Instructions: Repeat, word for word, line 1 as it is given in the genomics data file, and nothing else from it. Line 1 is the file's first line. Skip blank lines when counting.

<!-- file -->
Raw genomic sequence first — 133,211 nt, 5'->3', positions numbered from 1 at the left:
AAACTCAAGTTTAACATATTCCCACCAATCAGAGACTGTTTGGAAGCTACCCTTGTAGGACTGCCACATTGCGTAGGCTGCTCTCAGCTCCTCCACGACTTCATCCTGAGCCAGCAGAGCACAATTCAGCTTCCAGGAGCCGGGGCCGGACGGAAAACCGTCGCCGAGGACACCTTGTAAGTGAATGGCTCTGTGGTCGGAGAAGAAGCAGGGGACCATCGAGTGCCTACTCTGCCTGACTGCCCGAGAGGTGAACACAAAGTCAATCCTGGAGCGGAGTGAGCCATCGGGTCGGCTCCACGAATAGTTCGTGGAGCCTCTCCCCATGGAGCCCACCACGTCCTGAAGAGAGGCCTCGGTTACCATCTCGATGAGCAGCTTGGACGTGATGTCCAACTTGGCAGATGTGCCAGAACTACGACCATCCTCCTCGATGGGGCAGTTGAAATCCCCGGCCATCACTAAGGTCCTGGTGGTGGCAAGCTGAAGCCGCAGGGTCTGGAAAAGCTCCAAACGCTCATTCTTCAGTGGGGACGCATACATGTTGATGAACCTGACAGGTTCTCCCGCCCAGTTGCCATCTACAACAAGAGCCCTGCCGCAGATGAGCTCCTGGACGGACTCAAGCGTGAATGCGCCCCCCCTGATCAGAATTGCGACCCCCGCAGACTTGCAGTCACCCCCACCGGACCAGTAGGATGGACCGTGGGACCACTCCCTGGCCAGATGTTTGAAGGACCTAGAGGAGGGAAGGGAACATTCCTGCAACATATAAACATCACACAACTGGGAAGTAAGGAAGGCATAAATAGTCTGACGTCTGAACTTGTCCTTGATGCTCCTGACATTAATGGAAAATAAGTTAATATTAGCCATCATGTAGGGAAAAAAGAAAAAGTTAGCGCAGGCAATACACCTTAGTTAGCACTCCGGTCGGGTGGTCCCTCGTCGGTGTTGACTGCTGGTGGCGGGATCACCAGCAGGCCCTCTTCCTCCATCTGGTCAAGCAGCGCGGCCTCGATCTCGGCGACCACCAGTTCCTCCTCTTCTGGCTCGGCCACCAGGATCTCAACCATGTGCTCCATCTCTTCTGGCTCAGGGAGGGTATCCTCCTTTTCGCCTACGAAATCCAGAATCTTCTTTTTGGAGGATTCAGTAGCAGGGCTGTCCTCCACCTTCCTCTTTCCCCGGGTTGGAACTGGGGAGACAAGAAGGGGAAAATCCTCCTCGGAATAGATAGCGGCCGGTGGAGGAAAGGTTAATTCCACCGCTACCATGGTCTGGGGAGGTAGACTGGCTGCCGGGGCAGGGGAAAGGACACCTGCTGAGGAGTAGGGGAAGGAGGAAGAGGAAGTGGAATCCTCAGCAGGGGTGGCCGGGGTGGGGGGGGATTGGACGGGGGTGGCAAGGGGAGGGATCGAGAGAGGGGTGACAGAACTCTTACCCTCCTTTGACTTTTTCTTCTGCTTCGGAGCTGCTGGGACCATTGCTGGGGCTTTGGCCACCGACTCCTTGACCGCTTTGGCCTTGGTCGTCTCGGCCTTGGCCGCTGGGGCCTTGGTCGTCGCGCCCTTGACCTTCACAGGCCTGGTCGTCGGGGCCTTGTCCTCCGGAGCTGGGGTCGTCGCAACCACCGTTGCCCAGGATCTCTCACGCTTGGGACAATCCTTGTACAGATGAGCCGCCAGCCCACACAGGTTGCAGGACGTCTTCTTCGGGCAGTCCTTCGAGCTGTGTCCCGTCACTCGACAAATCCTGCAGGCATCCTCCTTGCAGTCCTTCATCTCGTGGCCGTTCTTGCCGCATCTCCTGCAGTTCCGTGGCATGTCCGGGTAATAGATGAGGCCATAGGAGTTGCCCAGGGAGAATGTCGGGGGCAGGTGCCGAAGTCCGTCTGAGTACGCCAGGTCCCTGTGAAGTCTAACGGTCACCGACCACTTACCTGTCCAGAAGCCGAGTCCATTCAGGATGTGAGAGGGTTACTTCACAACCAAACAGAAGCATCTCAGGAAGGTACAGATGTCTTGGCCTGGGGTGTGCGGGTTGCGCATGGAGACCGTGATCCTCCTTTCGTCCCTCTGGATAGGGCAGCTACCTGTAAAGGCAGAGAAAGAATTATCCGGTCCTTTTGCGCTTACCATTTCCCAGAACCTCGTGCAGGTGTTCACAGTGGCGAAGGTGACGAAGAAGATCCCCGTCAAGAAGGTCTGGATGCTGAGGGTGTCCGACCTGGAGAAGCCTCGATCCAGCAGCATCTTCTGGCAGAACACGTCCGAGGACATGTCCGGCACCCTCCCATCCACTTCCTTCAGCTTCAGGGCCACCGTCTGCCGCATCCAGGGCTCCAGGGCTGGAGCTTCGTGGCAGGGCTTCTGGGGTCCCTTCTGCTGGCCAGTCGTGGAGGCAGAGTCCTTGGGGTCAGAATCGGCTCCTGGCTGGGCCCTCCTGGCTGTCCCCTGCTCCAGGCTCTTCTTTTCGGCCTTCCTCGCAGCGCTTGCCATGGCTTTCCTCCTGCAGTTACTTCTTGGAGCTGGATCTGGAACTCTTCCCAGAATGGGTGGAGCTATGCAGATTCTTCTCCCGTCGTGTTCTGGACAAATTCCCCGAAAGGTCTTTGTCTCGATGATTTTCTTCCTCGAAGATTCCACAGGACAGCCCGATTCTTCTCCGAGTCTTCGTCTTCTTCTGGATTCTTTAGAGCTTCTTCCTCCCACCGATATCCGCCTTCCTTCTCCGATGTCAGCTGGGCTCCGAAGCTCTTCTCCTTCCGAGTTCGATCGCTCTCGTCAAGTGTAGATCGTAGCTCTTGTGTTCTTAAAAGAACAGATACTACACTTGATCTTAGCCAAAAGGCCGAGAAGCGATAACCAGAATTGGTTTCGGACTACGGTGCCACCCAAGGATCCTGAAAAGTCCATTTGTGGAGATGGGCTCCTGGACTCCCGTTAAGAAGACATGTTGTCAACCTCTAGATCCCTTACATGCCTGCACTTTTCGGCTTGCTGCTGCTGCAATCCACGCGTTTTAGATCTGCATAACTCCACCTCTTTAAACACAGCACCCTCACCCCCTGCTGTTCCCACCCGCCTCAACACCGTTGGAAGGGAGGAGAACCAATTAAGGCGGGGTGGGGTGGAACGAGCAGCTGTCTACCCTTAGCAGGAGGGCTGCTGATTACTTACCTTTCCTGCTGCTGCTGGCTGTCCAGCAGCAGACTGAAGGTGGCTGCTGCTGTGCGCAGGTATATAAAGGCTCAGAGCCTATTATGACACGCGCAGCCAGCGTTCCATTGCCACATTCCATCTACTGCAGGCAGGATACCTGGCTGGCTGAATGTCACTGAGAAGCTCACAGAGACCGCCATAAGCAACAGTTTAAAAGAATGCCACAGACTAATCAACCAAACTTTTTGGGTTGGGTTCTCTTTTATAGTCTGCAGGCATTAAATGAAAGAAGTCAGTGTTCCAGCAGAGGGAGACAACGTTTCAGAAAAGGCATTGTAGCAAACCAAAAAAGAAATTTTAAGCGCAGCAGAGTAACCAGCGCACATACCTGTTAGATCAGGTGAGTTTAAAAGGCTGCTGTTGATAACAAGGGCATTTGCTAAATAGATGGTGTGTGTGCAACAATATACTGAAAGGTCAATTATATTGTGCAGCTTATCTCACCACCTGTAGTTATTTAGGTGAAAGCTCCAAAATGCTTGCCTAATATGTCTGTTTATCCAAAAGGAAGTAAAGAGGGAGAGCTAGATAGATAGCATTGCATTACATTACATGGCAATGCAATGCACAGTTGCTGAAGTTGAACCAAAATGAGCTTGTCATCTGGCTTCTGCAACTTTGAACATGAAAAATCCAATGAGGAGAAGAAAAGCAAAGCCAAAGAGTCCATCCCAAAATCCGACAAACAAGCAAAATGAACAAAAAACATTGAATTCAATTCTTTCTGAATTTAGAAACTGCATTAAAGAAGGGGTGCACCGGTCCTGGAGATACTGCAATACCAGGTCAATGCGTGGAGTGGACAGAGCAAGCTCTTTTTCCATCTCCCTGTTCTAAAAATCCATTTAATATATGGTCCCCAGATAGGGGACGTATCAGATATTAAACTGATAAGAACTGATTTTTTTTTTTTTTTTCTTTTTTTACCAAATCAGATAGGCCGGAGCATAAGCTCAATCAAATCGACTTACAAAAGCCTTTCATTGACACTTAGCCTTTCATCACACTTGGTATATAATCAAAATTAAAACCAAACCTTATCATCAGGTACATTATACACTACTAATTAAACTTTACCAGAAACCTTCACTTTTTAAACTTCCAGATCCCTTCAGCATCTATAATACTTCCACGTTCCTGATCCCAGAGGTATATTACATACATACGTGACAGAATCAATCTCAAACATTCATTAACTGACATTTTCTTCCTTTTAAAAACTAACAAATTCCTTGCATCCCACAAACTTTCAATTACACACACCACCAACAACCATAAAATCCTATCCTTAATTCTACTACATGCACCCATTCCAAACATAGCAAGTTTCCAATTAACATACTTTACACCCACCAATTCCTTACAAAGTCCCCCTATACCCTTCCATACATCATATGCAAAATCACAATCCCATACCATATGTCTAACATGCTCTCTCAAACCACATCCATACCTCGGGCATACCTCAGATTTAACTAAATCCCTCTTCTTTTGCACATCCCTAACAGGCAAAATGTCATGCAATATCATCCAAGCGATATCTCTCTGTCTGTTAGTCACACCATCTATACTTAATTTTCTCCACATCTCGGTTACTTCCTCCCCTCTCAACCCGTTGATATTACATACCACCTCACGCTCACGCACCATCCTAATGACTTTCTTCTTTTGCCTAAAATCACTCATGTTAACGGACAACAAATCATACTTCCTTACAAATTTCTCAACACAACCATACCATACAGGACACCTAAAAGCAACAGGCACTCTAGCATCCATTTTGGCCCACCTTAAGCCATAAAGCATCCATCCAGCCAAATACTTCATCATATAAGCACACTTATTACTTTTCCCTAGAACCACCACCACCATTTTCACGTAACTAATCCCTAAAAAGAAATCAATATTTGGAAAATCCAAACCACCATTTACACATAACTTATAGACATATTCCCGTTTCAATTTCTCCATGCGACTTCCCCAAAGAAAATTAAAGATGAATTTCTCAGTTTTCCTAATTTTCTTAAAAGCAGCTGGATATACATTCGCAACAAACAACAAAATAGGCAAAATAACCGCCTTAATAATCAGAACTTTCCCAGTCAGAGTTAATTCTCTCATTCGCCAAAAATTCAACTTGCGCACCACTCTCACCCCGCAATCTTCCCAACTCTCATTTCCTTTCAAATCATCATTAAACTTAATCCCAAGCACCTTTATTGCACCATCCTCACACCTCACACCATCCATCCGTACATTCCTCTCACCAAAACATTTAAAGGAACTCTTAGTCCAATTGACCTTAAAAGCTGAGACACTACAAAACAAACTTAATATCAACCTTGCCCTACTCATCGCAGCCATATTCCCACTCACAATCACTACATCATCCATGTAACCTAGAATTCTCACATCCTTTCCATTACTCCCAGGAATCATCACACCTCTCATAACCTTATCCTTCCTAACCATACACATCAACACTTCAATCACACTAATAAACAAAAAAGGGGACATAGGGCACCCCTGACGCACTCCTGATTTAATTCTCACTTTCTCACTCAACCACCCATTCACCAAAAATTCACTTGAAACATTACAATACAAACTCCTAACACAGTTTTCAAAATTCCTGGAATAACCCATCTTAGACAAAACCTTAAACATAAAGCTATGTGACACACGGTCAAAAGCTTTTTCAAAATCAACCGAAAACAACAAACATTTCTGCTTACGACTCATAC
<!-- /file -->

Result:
Raw genomic sequence first — 133,211 nt, 5'->3', positions numbered from 1 at the left: